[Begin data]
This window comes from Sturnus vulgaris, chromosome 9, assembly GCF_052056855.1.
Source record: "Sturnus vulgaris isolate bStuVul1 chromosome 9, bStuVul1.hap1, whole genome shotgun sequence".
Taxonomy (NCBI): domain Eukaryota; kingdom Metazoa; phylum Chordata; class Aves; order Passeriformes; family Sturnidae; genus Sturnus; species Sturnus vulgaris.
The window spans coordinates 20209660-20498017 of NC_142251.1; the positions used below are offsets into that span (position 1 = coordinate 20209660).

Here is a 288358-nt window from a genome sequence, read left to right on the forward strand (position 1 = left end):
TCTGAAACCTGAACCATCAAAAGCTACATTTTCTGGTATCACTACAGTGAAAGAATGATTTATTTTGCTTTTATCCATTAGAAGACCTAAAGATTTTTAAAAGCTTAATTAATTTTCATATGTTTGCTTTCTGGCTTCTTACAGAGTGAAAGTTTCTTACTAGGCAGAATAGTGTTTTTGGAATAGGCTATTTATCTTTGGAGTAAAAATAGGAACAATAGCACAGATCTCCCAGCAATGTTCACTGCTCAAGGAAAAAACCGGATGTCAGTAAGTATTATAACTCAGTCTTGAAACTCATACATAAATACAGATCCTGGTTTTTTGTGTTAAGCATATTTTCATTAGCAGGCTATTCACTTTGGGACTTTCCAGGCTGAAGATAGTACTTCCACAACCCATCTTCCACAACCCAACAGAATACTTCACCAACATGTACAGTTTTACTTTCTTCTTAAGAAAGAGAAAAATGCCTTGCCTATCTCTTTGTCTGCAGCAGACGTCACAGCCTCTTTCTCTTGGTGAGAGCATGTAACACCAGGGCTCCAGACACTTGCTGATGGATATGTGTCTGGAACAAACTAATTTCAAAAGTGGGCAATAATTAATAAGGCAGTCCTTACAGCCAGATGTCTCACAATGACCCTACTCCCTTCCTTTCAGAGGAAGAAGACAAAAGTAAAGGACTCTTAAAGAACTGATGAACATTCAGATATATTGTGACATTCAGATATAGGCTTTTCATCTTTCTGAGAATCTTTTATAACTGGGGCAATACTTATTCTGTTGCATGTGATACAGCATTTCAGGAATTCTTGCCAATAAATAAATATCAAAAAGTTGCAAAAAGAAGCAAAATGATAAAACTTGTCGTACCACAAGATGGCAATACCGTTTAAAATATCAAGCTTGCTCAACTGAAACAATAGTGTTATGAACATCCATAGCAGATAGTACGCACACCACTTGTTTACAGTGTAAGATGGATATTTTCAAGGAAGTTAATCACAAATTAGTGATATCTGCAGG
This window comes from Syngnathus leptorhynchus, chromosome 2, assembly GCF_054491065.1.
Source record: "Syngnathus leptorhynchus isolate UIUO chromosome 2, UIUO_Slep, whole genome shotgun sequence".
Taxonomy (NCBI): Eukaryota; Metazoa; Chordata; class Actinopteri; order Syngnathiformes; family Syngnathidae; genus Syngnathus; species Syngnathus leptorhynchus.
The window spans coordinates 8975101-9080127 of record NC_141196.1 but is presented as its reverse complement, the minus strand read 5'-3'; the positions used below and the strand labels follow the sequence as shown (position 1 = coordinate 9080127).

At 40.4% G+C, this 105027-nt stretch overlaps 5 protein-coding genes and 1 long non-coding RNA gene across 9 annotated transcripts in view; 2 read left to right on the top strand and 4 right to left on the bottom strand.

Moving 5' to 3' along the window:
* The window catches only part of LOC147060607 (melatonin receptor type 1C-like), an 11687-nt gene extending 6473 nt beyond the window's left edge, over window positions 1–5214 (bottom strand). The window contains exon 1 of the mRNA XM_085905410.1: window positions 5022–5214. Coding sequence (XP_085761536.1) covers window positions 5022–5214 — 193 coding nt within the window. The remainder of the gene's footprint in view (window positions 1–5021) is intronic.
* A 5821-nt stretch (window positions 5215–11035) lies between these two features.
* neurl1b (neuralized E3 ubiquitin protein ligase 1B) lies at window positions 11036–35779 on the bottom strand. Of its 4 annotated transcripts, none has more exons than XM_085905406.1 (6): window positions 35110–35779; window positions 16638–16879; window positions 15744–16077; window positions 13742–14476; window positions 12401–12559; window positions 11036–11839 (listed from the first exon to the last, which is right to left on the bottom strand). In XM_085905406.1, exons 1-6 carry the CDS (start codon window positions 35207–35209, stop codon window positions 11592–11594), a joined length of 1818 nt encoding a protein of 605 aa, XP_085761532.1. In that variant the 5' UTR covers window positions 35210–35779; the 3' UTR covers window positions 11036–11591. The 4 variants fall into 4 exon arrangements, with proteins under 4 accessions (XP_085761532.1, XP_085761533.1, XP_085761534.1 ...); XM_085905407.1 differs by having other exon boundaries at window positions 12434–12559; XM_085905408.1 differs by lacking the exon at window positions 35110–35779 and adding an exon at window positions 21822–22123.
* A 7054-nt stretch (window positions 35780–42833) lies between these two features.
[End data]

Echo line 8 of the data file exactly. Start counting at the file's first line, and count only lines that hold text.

Source record: "Syngnathus leptorhynchus isolate UIUO chromosome 2, UIUO_Slep, whole genome shotgun sequence".